I don’t think Paizo achieved that goal. I’ve been reading the manual every day for a week now, and there are still things I’m still learning, basic things—I’m running a game for a group in roughly another week and session zero is tomorrow. There are always rules that are more vague than they ought to be in any of these things but how much HP you gain every level shouldn’t have been one of them. Had I not stumbled on a post correcting me just today, my players would have been receiving far too much HP per level past the first. The problems don’t stop there, obvious grammatical errors and half-updates from the play test found their way into the final version. I know I know, in most circumstances complaining about grammatical accuracy would be me throwing stones from glass houses, but I’m not the one publishing a 600+ page rule book that’s entirely grammar bound. For those of you that already own it—physical copy, who knows when it will be fixed in PDF after all—if you turn to the arcane spell list short-descriptions for third level you will see Paralyze on it. The text of Paralyze will indicate that it can only target humanoids. If you go to the full text description, it is clearly all creatures. Since paralyzing creatures and humanoids were distinct spells in third edition D&D, I spent the next 15 minutes looking for the ‘creature’ version of paralyze based on the short description. It doesn’t exist. That was confusing indeed. There’s an errant comma in a Halfling weapon proficiency ancestry feat that, if you don’t ignore it, makes meeting the prerequisites impossible. Other errors and vagueness litter Pathfinder’s second edition core rule book and make an already complex system frustrating to learn. God forbid I try to teach a player new to RPGs in total through this. I’ve had the thought more than once that I should seriously consider running GURPS instead for games where Pathfinder 2 seems like a good solution.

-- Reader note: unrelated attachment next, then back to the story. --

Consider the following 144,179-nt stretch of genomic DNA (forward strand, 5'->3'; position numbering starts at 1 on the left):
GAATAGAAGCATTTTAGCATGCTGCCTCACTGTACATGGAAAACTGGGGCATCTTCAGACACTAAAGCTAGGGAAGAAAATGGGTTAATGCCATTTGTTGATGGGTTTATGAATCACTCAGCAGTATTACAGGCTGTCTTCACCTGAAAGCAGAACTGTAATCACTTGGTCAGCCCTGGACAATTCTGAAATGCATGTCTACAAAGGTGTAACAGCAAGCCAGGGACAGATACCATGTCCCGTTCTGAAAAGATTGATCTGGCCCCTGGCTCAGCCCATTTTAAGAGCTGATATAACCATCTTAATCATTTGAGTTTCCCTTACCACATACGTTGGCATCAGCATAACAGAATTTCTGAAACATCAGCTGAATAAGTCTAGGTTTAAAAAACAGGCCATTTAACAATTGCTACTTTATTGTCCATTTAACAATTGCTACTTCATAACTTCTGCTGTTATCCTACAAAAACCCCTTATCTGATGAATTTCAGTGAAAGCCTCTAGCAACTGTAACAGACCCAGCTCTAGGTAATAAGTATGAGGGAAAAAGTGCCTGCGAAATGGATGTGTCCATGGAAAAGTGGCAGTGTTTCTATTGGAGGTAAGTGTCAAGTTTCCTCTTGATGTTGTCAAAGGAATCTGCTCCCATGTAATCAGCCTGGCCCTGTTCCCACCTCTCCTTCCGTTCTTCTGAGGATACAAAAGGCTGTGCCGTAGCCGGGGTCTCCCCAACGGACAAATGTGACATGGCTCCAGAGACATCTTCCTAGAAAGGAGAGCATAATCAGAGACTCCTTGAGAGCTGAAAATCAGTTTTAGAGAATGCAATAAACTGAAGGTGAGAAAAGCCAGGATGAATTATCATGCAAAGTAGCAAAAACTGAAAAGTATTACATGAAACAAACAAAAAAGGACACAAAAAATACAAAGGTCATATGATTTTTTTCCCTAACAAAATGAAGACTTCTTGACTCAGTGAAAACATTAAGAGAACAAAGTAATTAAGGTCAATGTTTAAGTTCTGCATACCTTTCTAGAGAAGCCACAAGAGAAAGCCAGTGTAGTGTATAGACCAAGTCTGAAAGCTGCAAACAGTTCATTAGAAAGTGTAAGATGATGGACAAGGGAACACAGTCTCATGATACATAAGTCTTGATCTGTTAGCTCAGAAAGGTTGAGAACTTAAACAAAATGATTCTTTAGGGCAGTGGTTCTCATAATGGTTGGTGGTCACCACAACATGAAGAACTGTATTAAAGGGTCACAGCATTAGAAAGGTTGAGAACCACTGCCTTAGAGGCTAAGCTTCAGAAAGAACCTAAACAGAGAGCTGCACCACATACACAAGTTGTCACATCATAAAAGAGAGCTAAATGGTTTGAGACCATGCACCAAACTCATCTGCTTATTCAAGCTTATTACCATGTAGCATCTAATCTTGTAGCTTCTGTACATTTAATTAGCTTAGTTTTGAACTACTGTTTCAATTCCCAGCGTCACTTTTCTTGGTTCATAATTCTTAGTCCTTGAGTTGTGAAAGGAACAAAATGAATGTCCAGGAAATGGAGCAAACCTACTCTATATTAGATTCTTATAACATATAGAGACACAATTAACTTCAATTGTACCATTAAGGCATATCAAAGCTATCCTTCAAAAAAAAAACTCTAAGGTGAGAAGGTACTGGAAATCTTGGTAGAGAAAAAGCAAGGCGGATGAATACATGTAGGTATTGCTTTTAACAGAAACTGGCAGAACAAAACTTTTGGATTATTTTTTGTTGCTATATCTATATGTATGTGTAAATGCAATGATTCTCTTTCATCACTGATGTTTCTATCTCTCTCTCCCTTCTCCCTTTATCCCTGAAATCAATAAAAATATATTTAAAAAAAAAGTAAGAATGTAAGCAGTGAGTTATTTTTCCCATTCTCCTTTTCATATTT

Okay Henry I get that there are a few typos and misprints but that’s not what makes a system complicated, and you’d be right so let’s get to that. In Pathfinder 1 you start by selecting a combination of starting attributes in your main ability scores and a race. These choices underpin your character and only come up at level one. Your race never changes again and your stats don’t change very much either. From that point you select your class—normally anyway, some people figure out what class they play before they know the other bits, bear with me—and your class comes with a nice progression table that while not intuitive puts the bulk of your character progression all in one place. Every so often you take ‘feats’ to further customize your character, and there’s a giant list of them. In Pathfinder 2 you start by picking your race, this gives you some boosts to your abilities based on your choice (you no longer choose your ability scores separately by default) and also gives you access to a pool of ancestry feats, which essentially are all the racial abilities of Pathfinder 1 chopped into morsels and served slowly rather than all upfront. You acquire more of these ancestry feats as you level. You get some HP from this choice as well. Then you choose your background, this gives you more boosts to your ability scores, skill proficiencies, and a predetermined skill feat. From there, you choose your class, which gives you more HP, more boosts to your ability scores, and access to another pool of feats—we’re at three pools of feats now, ancestry, class, skill, four if you’re human, they can pick from the general pool right away if they choose too, which everyone gets access to at level 3. With me so far? Also, classes retain their list of class abilities, that are not feats, but things you just get automatically as the class levels. Finally, you get another pile of ability boosts to spread as you please. Some people have judged the former system as more complicated than the latter, and I honestly can’t understand what they mean. Just because Paizo says 2nd edition is more streamlined than 1st does not make it so. There are newbie traps galore, like multi-classing into Fighter from Wizard being strictly superior than going the other direction for the purposes of building a front line battle wizard. Don’t get me started on multi-classing itself, which would be another paragraph worth of text to explain clearly.